Buffalo Trace Distillery Visitors Center Welcome Wall
Buffalo Trace Distillery in Frankfort, Kentucky

As the history of the man behind the name began to fade with the inexorable passage of time, the distillery would once again change hands in 1992, when the Sazerac Company purchased it. The name would become Buffalo Trace Distillery in 1999, apparently due to this location by the bank of the Kentucky River being an ancient Buffalo crossing. That takes us to today, where the same distillery now distills, ages, and crafts whiskey under several of the historical brandings associated with related prominent whiskey figures. The recipes, people, and equipment have all been replaced and modernized, though, meaning the whiskey produced today is not necessarily the same as what came before. So from the perspective of someone who has tasted the old stuff, you might be wondering about my opinion on Stagg bourbon as it stands today. Well, my dear reader, you're in luck, as I make it a point to write about as many of these releases as I can.

Whenever I have completed my own review of any of these releases, I will also include a link to it. If you'd like to share a batch I haven't reviewed yet, I'd be glad to be able to offer my thoughts on a shared sample. For now, let's jump into the nitty-gritty details on everything Stagg bourbon!


Stagg Junior

The ever-bold Stagg Junior, now just simply 'Stagg', is the uncut, unfiltered Kentucky straight bourbon whiskey produced from Buffalo Trace's mash bill # 1. This is the same mash bill used in the flagship Buffalo Trace, Colonel Taylor, Eagle Rare, and Benchmark bourbon variants. These bourbons are non-aged-stated (NAS), though widely assumed to be 8-12 year blends, which I would attest to based on my experience with these batches through the years. Some batches sip older and some taste a bit younger, but given the notes I've drawn from these, 8-12 years feels like the right range.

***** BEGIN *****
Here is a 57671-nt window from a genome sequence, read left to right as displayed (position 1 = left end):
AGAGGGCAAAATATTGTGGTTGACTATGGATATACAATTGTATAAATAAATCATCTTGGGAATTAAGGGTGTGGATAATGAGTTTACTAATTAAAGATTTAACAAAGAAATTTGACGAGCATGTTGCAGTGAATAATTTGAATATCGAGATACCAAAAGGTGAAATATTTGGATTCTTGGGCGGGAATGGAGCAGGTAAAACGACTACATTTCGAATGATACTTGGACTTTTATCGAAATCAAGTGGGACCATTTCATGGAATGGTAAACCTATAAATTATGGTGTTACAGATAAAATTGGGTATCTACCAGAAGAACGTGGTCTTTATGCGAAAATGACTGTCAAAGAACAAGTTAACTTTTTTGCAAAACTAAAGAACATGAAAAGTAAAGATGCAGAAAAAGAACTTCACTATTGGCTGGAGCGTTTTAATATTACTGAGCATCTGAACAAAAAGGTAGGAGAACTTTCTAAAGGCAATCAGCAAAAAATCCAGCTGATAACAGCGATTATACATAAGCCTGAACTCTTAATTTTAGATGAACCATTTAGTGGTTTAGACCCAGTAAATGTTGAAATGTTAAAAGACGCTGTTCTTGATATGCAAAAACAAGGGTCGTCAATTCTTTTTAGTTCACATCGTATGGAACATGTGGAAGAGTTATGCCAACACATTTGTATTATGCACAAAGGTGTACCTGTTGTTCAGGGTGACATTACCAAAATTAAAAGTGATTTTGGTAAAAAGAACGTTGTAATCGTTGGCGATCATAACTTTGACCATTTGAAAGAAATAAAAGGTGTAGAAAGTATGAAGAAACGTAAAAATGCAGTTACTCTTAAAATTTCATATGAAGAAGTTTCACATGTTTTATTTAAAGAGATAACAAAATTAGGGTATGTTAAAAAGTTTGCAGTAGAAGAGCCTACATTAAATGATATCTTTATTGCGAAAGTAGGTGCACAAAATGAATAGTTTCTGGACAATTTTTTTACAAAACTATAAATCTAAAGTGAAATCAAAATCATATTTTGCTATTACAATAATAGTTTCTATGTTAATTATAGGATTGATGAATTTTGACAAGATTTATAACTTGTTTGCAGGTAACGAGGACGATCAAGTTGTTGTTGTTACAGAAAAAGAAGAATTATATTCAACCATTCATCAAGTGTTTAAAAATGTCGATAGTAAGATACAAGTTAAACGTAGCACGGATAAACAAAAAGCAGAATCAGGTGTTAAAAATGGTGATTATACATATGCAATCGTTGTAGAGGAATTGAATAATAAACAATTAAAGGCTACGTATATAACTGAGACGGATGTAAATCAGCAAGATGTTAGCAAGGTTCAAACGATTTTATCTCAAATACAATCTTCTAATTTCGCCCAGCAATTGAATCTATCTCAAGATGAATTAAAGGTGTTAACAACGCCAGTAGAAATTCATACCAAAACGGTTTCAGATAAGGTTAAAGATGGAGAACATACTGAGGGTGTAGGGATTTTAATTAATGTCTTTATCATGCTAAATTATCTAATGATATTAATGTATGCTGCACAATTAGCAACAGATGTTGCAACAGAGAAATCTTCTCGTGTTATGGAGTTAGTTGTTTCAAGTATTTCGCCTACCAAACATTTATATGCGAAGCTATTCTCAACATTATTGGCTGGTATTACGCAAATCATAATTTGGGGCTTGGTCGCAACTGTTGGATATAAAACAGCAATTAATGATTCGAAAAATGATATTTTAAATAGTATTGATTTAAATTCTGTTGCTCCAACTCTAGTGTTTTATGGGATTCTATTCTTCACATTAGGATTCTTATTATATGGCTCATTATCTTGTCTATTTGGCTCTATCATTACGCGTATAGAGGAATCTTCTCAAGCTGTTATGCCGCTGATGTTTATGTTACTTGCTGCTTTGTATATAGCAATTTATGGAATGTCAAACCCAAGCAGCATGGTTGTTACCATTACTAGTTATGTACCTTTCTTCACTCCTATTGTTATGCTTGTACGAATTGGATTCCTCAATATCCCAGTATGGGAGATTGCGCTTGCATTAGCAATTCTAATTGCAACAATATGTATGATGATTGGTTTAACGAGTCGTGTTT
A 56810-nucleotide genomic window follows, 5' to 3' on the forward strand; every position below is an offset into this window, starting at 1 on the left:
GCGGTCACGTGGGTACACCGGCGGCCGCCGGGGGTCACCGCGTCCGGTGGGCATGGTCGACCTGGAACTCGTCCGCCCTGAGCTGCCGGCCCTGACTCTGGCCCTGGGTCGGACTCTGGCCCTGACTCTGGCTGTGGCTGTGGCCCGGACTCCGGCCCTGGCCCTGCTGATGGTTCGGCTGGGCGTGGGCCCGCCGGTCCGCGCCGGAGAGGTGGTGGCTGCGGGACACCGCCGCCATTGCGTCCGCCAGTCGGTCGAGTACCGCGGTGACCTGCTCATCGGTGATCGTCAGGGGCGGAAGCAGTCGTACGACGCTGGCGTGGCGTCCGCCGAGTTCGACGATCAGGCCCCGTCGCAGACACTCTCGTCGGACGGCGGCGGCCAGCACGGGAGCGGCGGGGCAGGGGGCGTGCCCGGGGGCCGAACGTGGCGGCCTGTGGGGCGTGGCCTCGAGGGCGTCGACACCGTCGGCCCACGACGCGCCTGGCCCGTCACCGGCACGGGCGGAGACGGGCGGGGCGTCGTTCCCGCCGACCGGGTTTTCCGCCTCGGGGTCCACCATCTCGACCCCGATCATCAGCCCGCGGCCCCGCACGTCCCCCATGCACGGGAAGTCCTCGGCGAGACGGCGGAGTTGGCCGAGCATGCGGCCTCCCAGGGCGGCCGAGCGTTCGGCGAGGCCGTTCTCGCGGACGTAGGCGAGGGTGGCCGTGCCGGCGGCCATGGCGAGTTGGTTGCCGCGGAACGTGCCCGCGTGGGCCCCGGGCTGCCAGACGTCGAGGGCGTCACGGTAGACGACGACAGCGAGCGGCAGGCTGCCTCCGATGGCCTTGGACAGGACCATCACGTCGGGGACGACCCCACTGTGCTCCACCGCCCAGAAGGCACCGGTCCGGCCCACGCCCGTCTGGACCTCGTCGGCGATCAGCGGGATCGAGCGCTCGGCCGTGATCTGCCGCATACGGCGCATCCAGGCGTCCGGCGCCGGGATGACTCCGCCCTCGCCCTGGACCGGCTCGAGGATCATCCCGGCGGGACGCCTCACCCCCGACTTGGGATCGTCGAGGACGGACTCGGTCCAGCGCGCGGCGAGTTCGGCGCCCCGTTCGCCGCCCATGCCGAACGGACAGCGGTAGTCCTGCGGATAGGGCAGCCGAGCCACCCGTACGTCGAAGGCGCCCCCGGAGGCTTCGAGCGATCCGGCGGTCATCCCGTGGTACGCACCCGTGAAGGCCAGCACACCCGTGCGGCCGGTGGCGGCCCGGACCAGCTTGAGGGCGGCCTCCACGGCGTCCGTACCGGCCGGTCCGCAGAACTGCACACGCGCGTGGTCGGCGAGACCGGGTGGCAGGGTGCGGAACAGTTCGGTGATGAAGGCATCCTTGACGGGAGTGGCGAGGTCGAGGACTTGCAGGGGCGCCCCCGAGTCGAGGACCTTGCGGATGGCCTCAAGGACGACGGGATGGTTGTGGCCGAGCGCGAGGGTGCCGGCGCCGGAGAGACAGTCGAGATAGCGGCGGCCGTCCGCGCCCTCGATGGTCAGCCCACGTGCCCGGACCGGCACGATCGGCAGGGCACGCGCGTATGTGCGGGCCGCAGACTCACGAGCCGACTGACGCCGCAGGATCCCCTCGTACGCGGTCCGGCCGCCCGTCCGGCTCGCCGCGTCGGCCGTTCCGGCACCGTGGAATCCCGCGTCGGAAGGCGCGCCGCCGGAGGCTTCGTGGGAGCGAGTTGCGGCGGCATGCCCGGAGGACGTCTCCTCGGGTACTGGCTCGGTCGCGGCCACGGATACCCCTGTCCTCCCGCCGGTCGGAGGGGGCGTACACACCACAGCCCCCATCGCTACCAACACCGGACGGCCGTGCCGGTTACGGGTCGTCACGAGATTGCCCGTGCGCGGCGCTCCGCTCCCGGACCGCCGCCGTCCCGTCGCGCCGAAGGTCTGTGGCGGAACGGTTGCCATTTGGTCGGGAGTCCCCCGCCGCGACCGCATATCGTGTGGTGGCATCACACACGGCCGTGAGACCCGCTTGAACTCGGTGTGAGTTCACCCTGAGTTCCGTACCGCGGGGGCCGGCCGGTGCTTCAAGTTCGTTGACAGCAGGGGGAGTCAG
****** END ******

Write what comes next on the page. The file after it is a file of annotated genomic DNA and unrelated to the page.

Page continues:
All grown up - Stagg Junior Loses the Junior in 2022
All grown up - Stagg Jr loses the junior designation in 2022

In an interesting rebranding, Buffalo Trace decided to drop the 'Jr' from the label on the summer release in 2022, despite this release having all the hype and respect in the world behind it with the old name. They have also begun to add their own batch naming convention as of the Winter batch in 2022, which is really where the confusion starts but also hopefully ends. Since they are taking matters into their own hands, there isn't a clean continuity, as you'll see in the table below. There is at least a robust and repeatable system for the future, so if you're looking at a newer bottling on the shelf, you'll want to look at the bottom right portion of the front label for the batch information.


Company on Label: Buffalo Trace

Whiskey Type: Kentucky Straight Bourbon

Mash Bill Percentages: Buffalo Trace Mash Bill # 1 (Low Rye < 10%)

Proof: Varies, thus far between 125.9° and 134.4°

Age: NAS (Rumored to be around 8 years)

Further identification: Stagg (Junior) normally releases twice per year, a winter and a summer release, but since 2023's new naming convention was put in place and we saw a "C" batch land within the calendar year, that may be changing


Power Ranking All the Best Stagg Batches

Amongst The Whiskey's Top Stagg Jr Batches (Click to Expand)


Stagg Jr Batch Information: All the Proofs and Release Dates



Release Date

125.9 proof

Late Winter 2023

127.8 proof

Winter 2023

130.2 proof

Summer 2023

132.2 proof

Spring 2023

130 proof

Winter 2022

131 proof

Summer 2022

128.7 proof

Winter 2021

130.9 proof

Summer 2021

131.1 proof

Winter 2020

130.2 proof

Summer 2020

128.4 proof

Winter 2019

132.3 proof

Summer 2019

Batch 11

127.9 proof

Winter 2018

Batch 10

126.4 proof

Summer 2018

Batch 9

131.9 proof

Winter 2017

Batch 8

129.5 proof

Summer 2017

Batch 7

130.0 proof

Winter 2016

Batch 6

132.5 proof

Summer 2016

129.7 proof

Winter 2015

Batch 4

132.2 proof

Summer 2015

Batch 3

132.1 proof

Winter 2014

Batch 2

128.7 proof

Summer 2014

Batch 1

134.4 proof

Winter 2013


George T. Stagg

George T. Stagg Kentucky Straight Bourbon Lay Flat